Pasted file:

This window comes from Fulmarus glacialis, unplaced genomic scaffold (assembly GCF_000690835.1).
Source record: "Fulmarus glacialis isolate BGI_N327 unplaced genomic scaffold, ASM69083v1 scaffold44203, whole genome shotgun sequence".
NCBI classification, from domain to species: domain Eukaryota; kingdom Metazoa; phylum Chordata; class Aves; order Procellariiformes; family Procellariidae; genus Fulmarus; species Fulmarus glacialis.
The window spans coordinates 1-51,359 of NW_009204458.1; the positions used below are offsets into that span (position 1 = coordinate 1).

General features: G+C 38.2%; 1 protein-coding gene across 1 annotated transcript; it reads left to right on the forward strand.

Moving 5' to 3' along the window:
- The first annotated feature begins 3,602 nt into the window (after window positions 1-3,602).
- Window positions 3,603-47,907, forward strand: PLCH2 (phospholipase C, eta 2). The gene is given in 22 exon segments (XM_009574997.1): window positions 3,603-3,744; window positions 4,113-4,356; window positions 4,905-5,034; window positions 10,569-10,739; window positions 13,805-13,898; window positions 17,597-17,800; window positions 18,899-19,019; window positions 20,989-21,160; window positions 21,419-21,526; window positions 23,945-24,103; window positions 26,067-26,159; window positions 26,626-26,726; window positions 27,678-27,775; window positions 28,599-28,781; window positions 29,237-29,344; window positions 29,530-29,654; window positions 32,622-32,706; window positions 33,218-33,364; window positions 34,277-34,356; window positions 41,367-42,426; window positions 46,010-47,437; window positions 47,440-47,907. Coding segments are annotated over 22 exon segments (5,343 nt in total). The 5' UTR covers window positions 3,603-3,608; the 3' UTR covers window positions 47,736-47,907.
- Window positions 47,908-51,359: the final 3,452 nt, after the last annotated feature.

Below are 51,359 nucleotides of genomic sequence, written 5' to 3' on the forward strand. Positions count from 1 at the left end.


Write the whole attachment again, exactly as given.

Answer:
This window comes from Fulmarus glacialis, unplaced genomic scaffold (assembly GCF_000690835.1).
Source record: "Fulmarus glacialis isolate BGI_N327 unplaced genomic scaffold, ASM69083v1 scaffold44203, whole genome shotgun sequence".
NCBI classification, from domain to species: domain Eukaryota; kingdom Metazoa; phylum Chordata; class Aves; order Procellariiformes; family Procellariidae; genus Fulmarus; species Fulmarus glacialis.
The window spans coordinates 1-51,359 of NW_009204458.1; the positions used below are offsets into that span (position 1 = coordinate 1).

General features: G+C 38.2%; 1 protein-coding gene across 1 annotated transcript; it reads left to right on the forward strand.

Moving 5' to 3' along the window:
- The first annotated feature begins 3,602 nt into the window (after window positions 1-3,602).
- Window positions 3,603-47,907, forward strand: PLCH2 (phospholipase C, eta 2). The gene is given in 22 exon segments (XM_009574997.1): window positions 3,603-3,744; window positions 4,113-4,356; window positions 4,905-5,034; window positions 10,569-10,739; window positions 13,805-13,898; window positions 17,597-17,800; window positions 18,899-19,019; window positions 20,989-21,160; window positions 21,419-21,526; window positions 23,945-24,103; window positions 26,067-26,159; window positions 26,626-26,726; window positions 27,678-27,775; window positions 28,599-28,781; window positions 29,237-29,344; window positions 29,530-29,654; window positions 32,622-32,706; window positions 33,218-33,364; window positions 34,277-34,356; window positions 41,367-42,426; window positions 46,010-47,437; window positions 47,440-47,907. Coding segments are annotated over 22 exon segments (5,343 nt in total). The 5' UTR covers window positions 3,603-3,608; the 3' UTR covers window positions 47,736-47,907.
- Window positions 47,908-51,359: the final 3,452 nt, after the last annotated feature.

Below are 51,359 nucleotides of genomic sequence, written 5' to 3' on the forward strand. Positions count from 1 at the left end.